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Boston Red Sox: What We Learned from the Texas Rangers Series

Adam MacDonaldAnalyst IIOctober 13, 2016

Boston Red Sox: What We Learned from the Texas Rangers Series

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    The Boston Red Sox are halfway through a six-game road trip that could prove to be the defining moment in their 2012 season. The Sox entered the series against the two best teams in baseball—the Texas Rangers and the New York Yankees—occupying last place in the AL East with a 48-48 record.

    After the first series in which the Sox lost two of three in Arlington, Boston is now in a virtual tie for fourth in the division, although the record has now slipped below .500 once again.

We Should Be Worried About the Offense

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    Boston officially owns the second-best offense in all of baseball, having scored 485 runs (just three fewer than Texas).

    However, that doesn't tell the full story.

    This lineup is very capable of putting up 10 runs on someone (something they have done 12 times this year), but this skews the stats. If this team is averaging 4.89 runs per game, they have to be going through long slumps to balance out the occasional offensive outburst.

    That's exactly what has happened. In their last seven games (of which the Sox have lost five), they have scored 19 runs. That's fewer than three runs a game, and that itself is skewed by the seven runs they scored in a game against Toronto.

    That is the only game in that stretch in which they scored more than three runs, and they still managed to lose 15-7. That brings us to...

The Pitching Is Still a Concern

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    Three Red Sox started games in this series: Felix Doubront, Clay Buchholz and Josh Beckett. Buchholz was brilliant again, and though his statistics haven't yet gotten over his slow start, he clearly has.

    Doubront and Beckett, though, were not good. Statistically, other than Aaron Cook, they have been Boston's best starters. But even they have a 4.54 and 4.57 ERA, respectively.

    Beckett may have given up four runs in his seven innings on July 25, but he was somewhat fortunate, leaving the bases loaded in the second and allowing baserunners in all but one inning. Now is reporting that Boston's front office is fielding some "exploratory inquiries" about a possible trade for the righty.

Clay Buchholz Is Back

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    Looking at Clay Buchholz's stats this season, it looks like the righty has had a truly abysmal season. His ERA is 4.93, he has allowed 15 home runs and has a career-worst 6.10 K-BB ratio.

    Those numbers are just holdovers from his terrible start, though. It was one of the worst starts a Sox pitcher has ever had, and his numbers are still suffering because of it. But make no mistake, his recent performance has been excellent.

    In his last eight starts, Buchholz has a 2.46 ERA, has averaged almost 7.1 innings per game, has 46 strikeouts and has walked more than two batters just once. His performance against the Rangers was just the second time in 22 games a Sox starter has gone seven innings while allowing only one run.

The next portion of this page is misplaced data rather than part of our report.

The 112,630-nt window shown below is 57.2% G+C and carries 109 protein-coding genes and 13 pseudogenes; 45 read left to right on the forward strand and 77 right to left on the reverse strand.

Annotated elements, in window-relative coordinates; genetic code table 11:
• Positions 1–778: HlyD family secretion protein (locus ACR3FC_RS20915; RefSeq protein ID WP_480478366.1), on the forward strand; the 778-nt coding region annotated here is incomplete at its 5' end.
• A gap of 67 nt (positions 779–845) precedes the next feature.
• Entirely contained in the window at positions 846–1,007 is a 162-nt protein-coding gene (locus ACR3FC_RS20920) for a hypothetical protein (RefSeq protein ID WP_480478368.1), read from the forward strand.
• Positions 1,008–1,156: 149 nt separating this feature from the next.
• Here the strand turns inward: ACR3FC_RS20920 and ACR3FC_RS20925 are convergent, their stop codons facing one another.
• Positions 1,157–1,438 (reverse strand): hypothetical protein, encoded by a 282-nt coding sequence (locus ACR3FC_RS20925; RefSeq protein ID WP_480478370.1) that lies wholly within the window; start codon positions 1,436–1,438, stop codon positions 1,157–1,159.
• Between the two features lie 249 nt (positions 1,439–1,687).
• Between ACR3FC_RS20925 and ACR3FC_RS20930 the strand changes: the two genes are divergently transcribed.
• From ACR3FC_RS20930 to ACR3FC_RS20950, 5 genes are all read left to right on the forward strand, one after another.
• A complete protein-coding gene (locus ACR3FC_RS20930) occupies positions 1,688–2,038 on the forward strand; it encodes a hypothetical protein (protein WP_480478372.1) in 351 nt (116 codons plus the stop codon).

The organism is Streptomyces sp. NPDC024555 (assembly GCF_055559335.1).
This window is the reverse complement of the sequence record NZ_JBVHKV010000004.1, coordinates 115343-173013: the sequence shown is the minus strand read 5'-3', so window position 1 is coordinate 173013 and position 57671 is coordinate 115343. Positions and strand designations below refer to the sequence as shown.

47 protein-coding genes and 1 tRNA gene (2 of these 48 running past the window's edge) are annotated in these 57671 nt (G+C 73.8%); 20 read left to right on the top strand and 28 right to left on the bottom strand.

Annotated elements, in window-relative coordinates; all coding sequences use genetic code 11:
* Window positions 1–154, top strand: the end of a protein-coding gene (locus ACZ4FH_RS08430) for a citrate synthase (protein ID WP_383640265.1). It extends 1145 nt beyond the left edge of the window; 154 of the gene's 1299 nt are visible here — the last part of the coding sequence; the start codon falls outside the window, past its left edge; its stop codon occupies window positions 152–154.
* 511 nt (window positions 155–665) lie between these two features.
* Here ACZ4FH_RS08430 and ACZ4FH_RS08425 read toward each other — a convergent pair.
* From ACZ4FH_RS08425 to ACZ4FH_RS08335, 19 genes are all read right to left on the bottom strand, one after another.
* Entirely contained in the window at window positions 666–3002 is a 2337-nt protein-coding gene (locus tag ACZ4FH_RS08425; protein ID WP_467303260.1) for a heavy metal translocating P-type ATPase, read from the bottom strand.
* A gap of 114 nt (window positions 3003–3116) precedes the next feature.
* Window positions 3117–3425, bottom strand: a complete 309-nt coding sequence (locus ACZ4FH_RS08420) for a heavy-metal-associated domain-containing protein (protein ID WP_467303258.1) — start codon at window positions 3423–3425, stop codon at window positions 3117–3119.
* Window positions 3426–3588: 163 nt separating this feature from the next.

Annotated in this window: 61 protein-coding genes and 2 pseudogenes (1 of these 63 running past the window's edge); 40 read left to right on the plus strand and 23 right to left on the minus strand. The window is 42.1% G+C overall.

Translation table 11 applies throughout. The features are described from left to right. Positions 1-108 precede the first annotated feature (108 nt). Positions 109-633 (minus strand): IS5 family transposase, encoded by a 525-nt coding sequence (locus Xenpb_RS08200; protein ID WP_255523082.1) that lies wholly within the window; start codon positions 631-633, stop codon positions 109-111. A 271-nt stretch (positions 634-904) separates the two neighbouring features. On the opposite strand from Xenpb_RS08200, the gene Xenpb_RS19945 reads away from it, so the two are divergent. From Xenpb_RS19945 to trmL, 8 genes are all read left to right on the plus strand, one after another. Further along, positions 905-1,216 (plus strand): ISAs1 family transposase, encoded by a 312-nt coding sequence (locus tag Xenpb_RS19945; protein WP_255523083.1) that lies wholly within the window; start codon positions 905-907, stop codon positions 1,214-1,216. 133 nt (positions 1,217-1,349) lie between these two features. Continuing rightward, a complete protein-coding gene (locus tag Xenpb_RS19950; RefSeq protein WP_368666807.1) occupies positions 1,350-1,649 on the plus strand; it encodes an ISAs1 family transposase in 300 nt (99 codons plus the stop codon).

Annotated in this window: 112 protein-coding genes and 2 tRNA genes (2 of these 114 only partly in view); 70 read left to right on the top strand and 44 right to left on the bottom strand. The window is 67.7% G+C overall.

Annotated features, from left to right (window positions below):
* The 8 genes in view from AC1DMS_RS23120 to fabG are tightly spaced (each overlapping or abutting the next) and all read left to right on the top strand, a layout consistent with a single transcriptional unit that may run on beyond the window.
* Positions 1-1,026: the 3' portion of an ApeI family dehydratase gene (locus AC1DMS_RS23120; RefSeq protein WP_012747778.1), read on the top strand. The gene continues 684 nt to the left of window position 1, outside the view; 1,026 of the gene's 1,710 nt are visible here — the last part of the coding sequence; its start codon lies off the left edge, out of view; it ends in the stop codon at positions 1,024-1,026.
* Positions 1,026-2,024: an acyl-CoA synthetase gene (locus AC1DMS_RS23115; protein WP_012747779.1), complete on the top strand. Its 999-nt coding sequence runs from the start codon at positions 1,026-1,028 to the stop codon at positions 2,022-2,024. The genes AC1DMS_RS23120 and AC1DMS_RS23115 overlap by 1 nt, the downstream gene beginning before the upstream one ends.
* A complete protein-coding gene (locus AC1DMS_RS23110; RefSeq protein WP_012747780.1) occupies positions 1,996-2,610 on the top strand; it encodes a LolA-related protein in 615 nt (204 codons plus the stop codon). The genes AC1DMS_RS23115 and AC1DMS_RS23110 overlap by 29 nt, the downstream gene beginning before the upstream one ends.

Carl Crawford Might Be Injured

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    While on the disabled list with wrist and elbow wrist injuries earlier this season, the Boston Herald reported that Carl Crawford would need Tommy John surgery. Indeed, NESN quoted the left fielder as saying he would probably need it eventually.

    In a way, it would be better if Crawford were struggling with an injury. At least that would offer an explanation for his struggles this season other than "He's just terrible."

    He has been terrible, though. After a lackluster 2011 saw him post career-worst numbers across the board, Crawford started strong in his return from the DL in 2012. In his first 15 at-bats, he was 7-for-15 (.467) with a walk and an RBI.

    Since then, though, Crawford has been a black hole in the lineup. He has zero hits in his last 16 at-bats, with no walks and eight strikeouts. He also was taken out of the game on July 24 for a defensive replacement as soon as the seventh inning.

Going with Will Middlebrooks at Third Was the Right Move

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    There will be some people who wished the Red Sox had not traded Kevin Youkilis to the Chicago White Sox. After he was dealt to the South Side, Youk exploded offensively, proving the difference in three games for his new team and winning AL Player of the Week honors.

    But it was the right move. Youk could not stay on this team without sending Will Middlebrooks to the minor leagues, as it would have meant leaving Adrian Gonzalez in right field indefinitely.

    Boston had to choose between Youk and Middlebrooks; it chose the latter, and it was the right move.

    In the last few days, Youkilis went down with an ankle injury—though he will likely avoid a DL stint—while Middlebrooks went 6-for-12 (.500) in the Rangers series with a solo home run.


    Adam MacDonald is a Scottish journalism student at GCU and has been a featured columnist for the Boston Red Sox on Bleacher Report since October 2010. You can talk to him or follow him on Twitter by clicking here.

    You can also visit his website here.

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